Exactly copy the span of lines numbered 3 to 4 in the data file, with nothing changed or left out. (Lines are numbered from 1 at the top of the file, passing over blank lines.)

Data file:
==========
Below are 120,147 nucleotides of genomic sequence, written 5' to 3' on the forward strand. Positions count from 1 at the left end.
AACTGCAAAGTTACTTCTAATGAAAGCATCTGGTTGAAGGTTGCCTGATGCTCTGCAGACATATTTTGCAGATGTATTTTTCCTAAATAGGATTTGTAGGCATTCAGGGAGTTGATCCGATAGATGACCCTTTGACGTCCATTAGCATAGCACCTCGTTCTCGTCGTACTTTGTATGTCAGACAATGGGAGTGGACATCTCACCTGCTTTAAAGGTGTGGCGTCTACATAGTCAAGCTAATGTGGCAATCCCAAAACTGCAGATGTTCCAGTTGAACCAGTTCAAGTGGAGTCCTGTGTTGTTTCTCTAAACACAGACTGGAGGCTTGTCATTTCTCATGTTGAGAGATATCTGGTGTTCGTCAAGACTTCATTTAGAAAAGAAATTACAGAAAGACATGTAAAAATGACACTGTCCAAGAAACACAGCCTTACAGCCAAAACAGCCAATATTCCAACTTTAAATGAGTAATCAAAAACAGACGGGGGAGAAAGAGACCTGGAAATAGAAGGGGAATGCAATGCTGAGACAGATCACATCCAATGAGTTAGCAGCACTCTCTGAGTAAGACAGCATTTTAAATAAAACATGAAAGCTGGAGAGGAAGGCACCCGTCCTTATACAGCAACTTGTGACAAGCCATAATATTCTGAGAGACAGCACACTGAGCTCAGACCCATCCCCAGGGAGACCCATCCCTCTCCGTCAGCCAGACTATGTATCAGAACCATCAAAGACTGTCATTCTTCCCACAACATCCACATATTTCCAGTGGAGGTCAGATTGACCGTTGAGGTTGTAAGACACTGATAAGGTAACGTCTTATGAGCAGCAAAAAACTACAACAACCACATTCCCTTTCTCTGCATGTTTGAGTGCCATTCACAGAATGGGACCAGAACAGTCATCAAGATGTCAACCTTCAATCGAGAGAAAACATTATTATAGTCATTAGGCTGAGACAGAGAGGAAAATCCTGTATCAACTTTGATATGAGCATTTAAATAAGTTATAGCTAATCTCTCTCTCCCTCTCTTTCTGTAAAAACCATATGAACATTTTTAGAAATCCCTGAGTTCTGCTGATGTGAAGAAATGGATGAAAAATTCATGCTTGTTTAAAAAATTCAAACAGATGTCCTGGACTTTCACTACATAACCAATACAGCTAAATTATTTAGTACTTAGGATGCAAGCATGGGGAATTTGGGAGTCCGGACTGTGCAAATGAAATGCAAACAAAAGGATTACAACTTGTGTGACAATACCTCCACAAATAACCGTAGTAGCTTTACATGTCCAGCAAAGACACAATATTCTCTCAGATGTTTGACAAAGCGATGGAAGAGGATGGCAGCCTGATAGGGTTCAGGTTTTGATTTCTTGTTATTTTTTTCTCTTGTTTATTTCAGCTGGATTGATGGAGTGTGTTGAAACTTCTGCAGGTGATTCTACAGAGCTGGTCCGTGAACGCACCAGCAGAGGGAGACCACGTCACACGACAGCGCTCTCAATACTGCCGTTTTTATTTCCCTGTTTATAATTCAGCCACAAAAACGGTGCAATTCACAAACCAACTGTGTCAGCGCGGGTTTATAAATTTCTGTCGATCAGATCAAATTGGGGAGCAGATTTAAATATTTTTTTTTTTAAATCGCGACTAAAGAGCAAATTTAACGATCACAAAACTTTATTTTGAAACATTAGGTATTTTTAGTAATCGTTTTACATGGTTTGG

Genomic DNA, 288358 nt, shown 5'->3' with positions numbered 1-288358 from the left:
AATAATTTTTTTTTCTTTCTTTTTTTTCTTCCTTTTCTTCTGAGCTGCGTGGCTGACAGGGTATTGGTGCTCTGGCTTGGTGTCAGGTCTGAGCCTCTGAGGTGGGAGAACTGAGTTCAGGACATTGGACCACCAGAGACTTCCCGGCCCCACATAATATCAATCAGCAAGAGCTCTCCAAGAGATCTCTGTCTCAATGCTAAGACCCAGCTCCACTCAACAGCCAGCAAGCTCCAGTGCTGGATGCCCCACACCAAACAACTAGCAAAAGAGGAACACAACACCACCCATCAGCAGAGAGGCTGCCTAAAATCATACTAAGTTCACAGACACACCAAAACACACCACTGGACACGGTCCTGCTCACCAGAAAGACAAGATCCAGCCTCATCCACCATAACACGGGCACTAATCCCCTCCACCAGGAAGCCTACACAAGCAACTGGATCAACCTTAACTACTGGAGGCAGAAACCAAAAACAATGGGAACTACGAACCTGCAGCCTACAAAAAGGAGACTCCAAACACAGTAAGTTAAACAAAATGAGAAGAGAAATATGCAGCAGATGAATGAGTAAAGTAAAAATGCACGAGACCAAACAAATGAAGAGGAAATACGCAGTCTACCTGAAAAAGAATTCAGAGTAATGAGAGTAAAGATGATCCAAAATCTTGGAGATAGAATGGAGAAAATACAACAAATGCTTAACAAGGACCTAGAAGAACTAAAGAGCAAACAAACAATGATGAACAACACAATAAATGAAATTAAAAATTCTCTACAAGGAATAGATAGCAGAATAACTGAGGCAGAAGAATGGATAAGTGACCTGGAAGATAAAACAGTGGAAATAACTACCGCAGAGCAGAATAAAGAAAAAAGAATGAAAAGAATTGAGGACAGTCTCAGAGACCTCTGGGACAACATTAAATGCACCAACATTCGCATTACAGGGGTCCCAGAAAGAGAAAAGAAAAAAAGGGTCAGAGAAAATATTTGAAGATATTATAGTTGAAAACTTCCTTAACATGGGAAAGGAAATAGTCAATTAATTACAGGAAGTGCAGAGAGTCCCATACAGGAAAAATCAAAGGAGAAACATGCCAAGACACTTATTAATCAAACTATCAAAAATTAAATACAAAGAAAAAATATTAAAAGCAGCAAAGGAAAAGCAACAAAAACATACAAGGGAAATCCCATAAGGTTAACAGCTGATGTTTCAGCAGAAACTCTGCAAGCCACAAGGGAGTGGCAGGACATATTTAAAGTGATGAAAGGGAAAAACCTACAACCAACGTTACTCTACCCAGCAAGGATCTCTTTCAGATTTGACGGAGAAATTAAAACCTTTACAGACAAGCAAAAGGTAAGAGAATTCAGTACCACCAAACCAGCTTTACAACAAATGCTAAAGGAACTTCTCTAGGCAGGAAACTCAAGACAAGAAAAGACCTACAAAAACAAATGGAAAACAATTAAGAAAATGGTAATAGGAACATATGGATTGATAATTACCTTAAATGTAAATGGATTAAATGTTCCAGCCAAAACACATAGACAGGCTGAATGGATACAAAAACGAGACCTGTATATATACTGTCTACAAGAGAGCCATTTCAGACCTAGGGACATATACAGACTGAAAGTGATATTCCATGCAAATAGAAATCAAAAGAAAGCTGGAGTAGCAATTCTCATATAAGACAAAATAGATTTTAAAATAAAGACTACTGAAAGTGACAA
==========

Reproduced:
Genomic DNA, 288358 nt, shown 5'->3' with positions numbered 1-288358 from the left:
AATAATTTTTTTTTCTTTCTTTTTTTTCTTCCTTTTCTTCTGAGCTGCGTGGCTGACAGGGTATTGGTGCTCTGGCTTGGTGTCAGGTCTGAGCCTCTGAGGTGGGAGAACTGAGTTCAGGACATTGGACCACCAGAGACTTCCCGGCCCCACATAATATCAATCAGCAAGAGCTCTCCAAGAGATCTCTGTCTCAATGCTAAGACCCAGCTCCACTCAACAGCCAGCAAGCTCCAGTGCTGGATGCCCCACACCAAACAACTAGCAAAAGAGGAACACAACACCACCCATCAGCAGAGAGGCTGCCTAAAATCATACTAAGTTCACAGACACACCAAAACACACCACTGGACACGGTCCTGCTCACCAGAAAGACAAGATCCAGCCTCATCCACCATAACACGGGCACTAATCCCCTCCACCAGGAAGCCTACACAAGCAACTGGATCAACCTTAACTACTGGAGGCAGAAACCAAAAACAATGGGAACTACGAACCTGCAGCCTACAAAAAGGAGACTCCAAACACAGTAAGTTAAACAAAATGAGAAGAGAAATATGCAGCAGATGAATGAGTAAAGTAAAAATGCACGAGACCAAACAAATGAAGAGGAAATACGCAGTCTACCTGAAAAAGAATTCAGAGTAATGAGAGTAAAGATGATCCAAAATCTTGGAGATAGAATGGAGAAAATACAACAAATGCTTAACAAGGACCTAGAAGAACTAAAGAGCAAACAAACAATGATGAACAACACAATAAATGAAATTAAAAATTCTCTACAAGGAATAGATAGCAGAATAACTGAGGCAGAAGAATGGATAAGTGACCTGGAAGATAAAACAGTGGAAATAACTACCGCAGAGCAGAATAAAGAAAAAAGAATGAAAAGAATTGAGGACAGTCTCAGAGACCTCTGGGACAACATTAAATGCACCAACATTCGCATTACAGGGGTCCCAGAAAGAGAAAAGAAAAAAAGGGTCAGAGAAAATATTTGAAGATATTATAGTTGAAAACTTCCTTAACATGGGAAAGGAAATAGTCAATTAATTACAGGAAGTGCAGAGAGTCCCATACAGGAAAAATCAAAGGAGAAACATGCCAAGACACTTATTAATCAAACTATCAAAAATTAAATACAAAGAAAAAATATTAAAAGCAGCAAAGGAAAAGCAACAAAAACATACAAGGGAAATCCCATAAGGTTAACAGCTGATGTTTCAGCAGAAACTCTGCAAGCCACAAGGGAGTGGCAGGACATATTTAAAGTGATGAAAGGGAAAAACCTACAACCAACGTTACTCTACCCAGCAAGGATCTCTTTCAGATTTGACGGAGAAATTAAAACCTTTACAGACAAGCAAAAGGTAAGAGAATTCAGTACCACCAAACCAGCTTTACAACAAATGCTAAAGGAACTTCTCTAGGCAGGAAACTCAAGACAAGAAAAGACCTACAAAAACAAATGGAAAACAATTAAGAAAATGGTAATAGGAACATATGGATTGATAATTACCTTAAATGTAAATGGATTAAATGTTCCAGCCAAAACACATAGACAGGCTGAATGGATACAAAAACGAGACCTGTATATATACTGTCTACAAGAGAGCCATTTCAGACCTAGGGACATATACAGACTGAAAGTGATATTCCATGCAAATAGAAATCAAAAGAAAGCTGGAGTAGCAATTCTCATATAAGACAAAATAGATTTTAAAATAAAGACTACTGAAAGTGACAA